December 2013: I visited Georgia twice. Once on a 4-day trip to see Kazbegi and Gori in 2013 via a private car and driver I hired and again in 2018 to travel across thee far west of the country for a few days from Armenia to eastern Turkey. I knew that when I first visited Georgia in 2013 that the country was unique and with its mix of Asia, and Europe being at the crossroads between the two and the towering Caucuses Mountains to its north that Georgia would become a huge draw for tourists in the future.



My route

Georgia was previously part of the Soviet Union and is one of the few ex-Soviet Union countries to have a democratically elected government. Unfortunately for the government, it became to pro-western and only a few years before my visit, Russia’s Putin sent in an invading army that would end up taking a third of the country from Georgia. The country was still rebuilding from the war and loss of territory and was one of the poorest and most corrupt states of the Ex-Soviet Union.



To the Mountain Village of Kazbegi

I arranged a car and driver to take me to kazbegi, a mountain village near the Russian border. We drove up over the mountain passes via snowstorms, and forests with huge European like castles and medieval watchtowers that were once used to watch for invading armies.



Watch tower

Watch tower


Georgia being part of the Soviet Union also had plenty tacky Soviet era monuments symbolizing the strength of the people as a cohesive unit, revolution or of the triumph over the Nazis. These monuments were usually neglected with rebar sticking out of cracked concrete slabs.



Soviet era monument

Near white out blizzard conditions on the mountain pass to kazbegi 

WWII Monument symbolizing POW’s of the nazis that died on the road 

Soviet monument of Georgian and Soviet friendship

Driving through a mountain pass on the Georgian military highway

In Kazbegi, we found a homestay where we were the only guests, and our host family cooked a massive home grown traditional Georgian meal and I have never eaten better borsht in my life. Then we had vodka to wash down the meal.


Kazbegi Village


Kazbegi House

Many of the monasteries were looted by the government during the Soviet Union of their accumulated treasures and claimed by the government. I was told that the monastery in Kazbegi was able to successfully hide most of its cultural and monetary wealth from the government and it still exists today, so a monk lives in the monastery to guard it.


1000 year Old Monastery in kazbegi I hiked up to

Me on the pass

My driver and the Monk Living in the Monastery 

Monastery Kazbegi 

To the Hometown of Stalin-Gori

From Kazbegi we drove to the lowlands in a more temperate climate without snow to the hometown of Stalin-Goris. The drive was half the fun. We passed by the border of South Ossetia, a region that Georgia lost when Russia invaded. Now there are refugee camps along the border of displaced Georgians who lost their homes. My driver, who was in the war expressed his regret for possibly killing a man who he had to shoot at. It was something he said he still struggles with every day.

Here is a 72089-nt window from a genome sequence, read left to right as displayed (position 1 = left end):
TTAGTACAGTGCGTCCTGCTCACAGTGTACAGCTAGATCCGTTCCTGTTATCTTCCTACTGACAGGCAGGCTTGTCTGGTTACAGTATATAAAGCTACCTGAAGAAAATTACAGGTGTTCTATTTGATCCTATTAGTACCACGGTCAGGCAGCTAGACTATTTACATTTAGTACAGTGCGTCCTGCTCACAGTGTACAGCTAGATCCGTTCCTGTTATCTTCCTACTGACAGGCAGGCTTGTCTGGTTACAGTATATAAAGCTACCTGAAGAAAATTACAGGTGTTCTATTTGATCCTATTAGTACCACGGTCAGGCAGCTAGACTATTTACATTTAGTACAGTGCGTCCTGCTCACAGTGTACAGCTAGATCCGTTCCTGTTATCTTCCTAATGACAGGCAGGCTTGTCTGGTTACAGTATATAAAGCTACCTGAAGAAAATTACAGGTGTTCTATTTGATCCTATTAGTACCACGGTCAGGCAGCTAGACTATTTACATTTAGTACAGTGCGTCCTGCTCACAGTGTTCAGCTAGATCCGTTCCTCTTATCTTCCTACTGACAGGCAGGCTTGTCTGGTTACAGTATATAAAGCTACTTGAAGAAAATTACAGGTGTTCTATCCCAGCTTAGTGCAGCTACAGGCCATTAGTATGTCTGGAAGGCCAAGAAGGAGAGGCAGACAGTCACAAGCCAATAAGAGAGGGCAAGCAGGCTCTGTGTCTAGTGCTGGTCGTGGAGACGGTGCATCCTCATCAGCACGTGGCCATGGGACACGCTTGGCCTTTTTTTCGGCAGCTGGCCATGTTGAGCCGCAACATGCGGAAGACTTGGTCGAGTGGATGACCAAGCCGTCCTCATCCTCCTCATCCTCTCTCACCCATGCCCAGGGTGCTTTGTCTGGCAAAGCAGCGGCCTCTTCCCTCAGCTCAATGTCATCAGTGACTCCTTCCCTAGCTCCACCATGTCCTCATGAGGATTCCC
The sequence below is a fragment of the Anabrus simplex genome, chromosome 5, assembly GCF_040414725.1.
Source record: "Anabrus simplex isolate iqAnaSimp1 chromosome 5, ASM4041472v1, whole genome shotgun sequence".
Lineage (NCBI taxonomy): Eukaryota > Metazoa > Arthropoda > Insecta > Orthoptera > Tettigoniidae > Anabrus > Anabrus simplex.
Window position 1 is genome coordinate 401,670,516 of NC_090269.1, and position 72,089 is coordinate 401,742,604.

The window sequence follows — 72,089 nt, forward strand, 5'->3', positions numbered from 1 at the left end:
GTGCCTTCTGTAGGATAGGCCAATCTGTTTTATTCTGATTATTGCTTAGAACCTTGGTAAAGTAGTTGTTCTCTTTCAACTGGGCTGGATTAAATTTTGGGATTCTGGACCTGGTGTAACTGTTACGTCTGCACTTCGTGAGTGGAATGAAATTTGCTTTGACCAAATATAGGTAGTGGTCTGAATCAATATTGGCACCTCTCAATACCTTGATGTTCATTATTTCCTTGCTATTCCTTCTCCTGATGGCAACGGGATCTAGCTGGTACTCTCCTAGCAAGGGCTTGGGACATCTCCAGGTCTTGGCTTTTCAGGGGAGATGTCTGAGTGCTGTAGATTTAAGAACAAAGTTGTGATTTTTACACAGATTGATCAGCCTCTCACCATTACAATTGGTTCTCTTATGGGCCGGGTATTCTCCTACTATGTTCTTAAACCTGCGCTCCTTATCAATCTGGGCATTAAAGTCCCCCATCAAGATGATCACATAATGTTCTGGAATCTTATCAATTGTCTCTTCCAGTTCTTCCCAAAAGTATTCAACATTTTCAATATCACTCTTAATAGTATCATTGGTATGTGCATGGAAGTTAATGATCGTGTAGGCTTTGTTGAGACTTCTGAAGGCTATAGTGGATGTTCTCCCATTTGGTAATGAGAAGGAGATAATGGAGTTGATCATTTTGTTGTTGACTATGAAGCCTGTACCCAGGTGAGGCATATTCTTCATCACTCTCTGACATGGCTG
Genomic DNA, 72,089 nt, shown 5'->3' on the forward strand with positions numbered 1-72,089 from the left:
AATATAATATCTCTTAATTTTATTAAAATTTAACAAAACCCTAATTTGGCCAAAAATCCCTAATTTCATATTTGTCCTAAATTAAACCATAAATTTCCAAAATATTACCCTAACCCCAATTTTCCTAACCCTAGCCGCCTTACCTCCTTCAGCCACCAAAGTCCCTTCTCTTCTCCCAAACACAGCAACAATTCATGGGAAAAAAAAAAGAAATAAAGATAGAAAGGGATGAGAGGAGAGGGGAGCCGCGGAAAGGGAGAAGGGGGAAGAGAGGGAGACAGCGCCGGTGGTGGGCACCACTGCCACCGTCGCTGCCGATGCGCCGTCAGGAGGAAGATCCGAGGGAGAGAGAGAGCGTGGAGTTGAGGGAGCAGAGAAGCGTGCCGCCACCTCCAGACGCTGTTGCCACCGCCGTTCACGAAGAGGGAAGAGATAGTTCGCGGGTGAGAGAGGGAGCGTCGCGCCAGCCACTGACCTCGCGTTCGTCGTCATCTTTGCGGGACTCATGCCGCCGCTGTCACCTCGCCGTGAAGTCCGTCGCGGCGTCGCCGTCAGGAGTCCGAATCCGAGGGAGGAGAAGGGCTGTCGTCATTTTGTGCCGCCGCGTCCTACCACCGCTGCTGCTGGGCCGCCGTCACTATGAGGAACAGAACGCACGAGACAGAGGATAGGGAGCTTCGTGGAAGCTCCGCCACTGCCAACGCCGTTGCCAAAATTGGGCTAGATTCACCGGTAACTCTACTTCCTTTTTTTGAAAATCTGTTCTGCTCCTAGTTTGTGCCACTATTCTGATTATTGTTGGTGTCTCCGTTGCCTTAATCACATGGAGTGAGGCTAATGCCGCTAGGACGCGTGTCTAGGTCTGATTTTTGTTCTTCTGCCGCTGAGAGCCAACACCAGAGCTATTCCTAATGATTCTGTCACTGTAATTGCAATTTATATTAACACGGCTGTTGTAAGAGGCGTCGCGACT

Goris and the villages around it were very poor and the economy was in shabbles. Crumbling Soviet era apartments were commonplace and abandoned factories dotted the landscape. Even though Stalin was born in Goris, it was not a fact he was proid of because he wanted to be seen as a Russian not a Georgian and he did his best to conceal it and even according to my driver had all of his old neighbors fromthe neighborhood he grew up in sent to gulags for exterminations so that no one would know he was from Georgia. We visited the small house where he grew up and the train cart that he travled around the Soviet Union in when he was Premier.



South ossetia border

Man selling puppy dogs

Typical Lada carrying chickens in rooftop cage-The only thing that this picture doesn’t capture is the babushka sitting in the front seat.

Portrait of a young Stalin

I met this Georgian villager on the side of the road and I asked to take his photo. My driver translated this request to him and he responded,” but I look so ugly, why.” My driver then told him, “no it is ok, he doesn’t care , he loves to take photos of people as they really are.” He was right, I do. I took this man’s photo and shook his hand afterwards and the whole time he smiled. I doubt he has ever been asked by anyone for his photo, especially by a foreigner and I think he was a little flattered. Then just like that I said goodbye, got back in my car and left. I’ll never know this man, his name or see him again, but I feel honored to share a moment with him and to be given permission by him to take his photo which I will always have to remember him by and the people of Georgia.

While driving around in a depressing village, I came across several murals of Stalin that I had to get out and photograph. 

We attended a church service in one of the 1000-year-old churches, and it was one of the most beautiful services I have ever attended. Between the giant old murals, dim candle lit atmosphere and angelic harmonic singing of hymns from parishioners, the experience was very spiritual for me.



1000 year old church

Attending church service in 1000 year old church

Weeping Cross

Attending church service in 1000 year old church

We also visited an underground village where the early Christians lived when they were persecuted. The homes were inside a network of underground tunnels and catacombs that were fun to explore. 



A modern church built on top of the underground city

Me exploring the cave city

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